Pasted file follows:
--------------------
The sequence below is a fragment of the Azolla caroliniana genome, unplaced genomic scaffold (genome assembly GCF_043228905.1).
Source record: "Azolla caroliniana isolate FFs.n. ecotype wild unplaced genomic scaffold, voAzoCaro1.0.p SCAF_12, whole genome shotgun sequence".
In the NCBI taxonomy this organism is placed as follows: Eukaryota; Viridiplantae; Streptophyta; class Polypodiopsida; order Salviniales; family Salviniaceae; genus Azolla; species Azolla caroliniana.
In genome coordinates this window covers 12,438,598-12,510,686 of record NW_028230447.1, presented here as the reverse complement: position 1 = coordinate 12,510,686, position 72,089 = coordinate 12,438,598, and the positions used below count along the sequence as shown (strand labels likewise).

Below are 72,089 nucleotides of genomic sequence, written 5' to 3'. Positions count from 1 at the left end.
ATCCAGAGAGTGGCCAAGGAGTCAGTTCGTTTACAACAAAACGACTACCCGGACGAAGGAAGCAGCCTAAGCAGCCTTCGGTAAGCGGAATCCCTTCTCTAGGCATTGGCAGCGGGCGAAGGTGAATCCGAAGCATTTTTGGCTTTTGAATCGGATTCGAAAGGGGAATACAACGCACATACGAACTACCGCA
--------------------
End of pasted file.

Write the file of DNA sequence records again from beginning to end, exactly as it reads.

The sequence below is a fragment of the Azolla caroliniana genome, unplaced genomic scaffold (genome assembly GCF_043228905.1).
Source record: "Azolla caroliniana isolate FFs.n. ecotype wild unplaced genomic scaffold, voAzoCaro1.0.p SCAF_12, whole genome shotgun sequence".
In the NCBI taxonomy this organism is placed as follows: Eukaryota; Viridiplantae; Streptophyta; class Polypodiopsida; order Salviniales; family Salviniaceae; genus Azolla; species Azolla caroliniana.
In genome coordinates this window covers 12,438,598-12,510,686 of record NW_028230447.1, presented here as the reverse complement: position 1 = coordinate 12,510,686, position 72,089 = coordinate 12,438,598, and the positions used below count along the sequence as shown (strand labels likewise).

Below are 72,089 nucleotides of genomic sequence, written 5' to 3'. Positions count from 1 at the left end.
ATCCAGAGAGTGGCCAAGGAGTCAGTTCGTTTACAACAAAACGACTACCCGGACGAAGGAAGCAGCCTAAGCAGCCTTCGGTAAGCGGAATCCCTTCTCTAGGCATTGGCAGCGGGCGAAGGTGAATCCGAAGCATTTTTGGCTTTTGAATCGGATTCGAAAGGGGAATACAACGCACATACGAACTACCGCA